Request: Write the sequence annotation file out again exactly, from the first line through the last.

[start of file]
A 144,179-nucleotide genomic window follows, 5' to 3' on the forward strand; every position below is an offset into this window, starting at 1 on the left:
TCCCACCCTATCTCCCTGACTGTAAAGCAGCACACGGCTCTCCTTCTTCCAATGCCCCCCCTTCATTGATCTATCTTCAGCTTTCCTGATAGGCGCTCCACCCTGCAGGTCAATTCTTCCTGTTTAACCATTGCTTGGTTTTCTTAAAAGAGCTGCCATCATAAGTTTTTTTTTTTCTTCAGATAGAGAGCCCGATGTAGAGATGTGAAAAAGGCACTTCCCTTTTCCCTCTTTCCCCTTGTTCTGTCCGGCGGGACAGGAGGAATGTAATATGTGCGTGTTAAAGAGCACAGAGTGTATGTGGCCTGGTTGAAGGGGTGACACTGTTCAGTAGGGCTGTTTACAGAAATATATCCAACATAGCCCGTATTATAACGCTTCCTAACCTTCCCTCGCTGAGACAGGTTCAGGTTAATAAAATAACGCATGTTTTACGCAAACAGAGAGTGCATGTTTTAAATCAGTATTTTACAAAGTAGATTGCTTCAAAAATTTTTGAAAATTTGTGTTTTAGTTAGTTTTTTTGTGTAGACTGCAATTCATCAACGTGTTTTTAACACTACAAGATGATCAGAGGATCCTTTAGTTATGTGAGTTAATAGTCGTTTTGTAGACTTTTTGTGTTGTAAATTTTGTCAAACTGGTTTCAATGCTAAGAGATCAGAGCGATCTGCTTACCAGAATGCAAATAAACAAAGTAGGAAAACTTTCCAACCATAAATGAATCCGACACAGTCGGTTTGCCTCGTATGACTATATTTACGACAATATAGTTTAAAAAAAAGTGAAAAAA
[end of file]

A 144,179-nucleotide genomic window follows, 5' to 3' on the forward strand; every position below is an offset into this window, starting at 1 on the left:
TCCCACCCTATCTCCCTGACTGTAAAGCAGCACACGGCTCTCCTTCTTCCAATGCCCCCCCTTCATTGATCTATCTTCAGCTTTCCTGATAGGCGCTCCACCCTGCAGGTCAATTCTTCCTGTTTAACCATTGCTTGGTTTTCTTAAAAGAGCTGCCATCATAAGTTTTTTTTTTTCTTCAGATAGAGAGCCCGATGTAGAGATGTGAAAAAGGCACTTCCCTTTTCCCTCTTTCCCCTTGTTCTGTCCGGCGGGACAGGAGGAATGTAATATGTGCGTGTTAAAGAGCACAGAGTGTATGTGGCCTGGTTGAAGGGGTGACACTGTTCAGTAGGGCTGTTTACAGAAATATATCCAACATAGCCCGTATTATAACGCTTCCTAACCTTCCCTCGCTGAGACAGGTTCAGGTTAATAAAATAACGCATGTTTTACGCAAACAGAGAGTGCATGTTTTAAATCAGTATTTTACAAAGTAGATTGCTTCAAAAATTTTTGAAAATTTGTGTTTTAGTTAGTTTTTTTGTGTAGACTGCAATTCATCAACGTGTTTTTAACACTACAAGATGATCAGAGGATCCTTTAGTTATGTGAGTTAATAGTCGTTTTGTAGACTTTTTGTGTTGTAAATTTTGTCAAACTGGTTTCAATGCTAAGAGATCAGAGCGATCTGCTTACCAGAATGCAAATAAACAAAGTAGGAAAACTTTCCAACCATAAATGAATCCGACACAGTCGGTTTGCCTCGTATGACTATATTTACGACAATATAGTTTAAAAAAAAGTGAAAAAA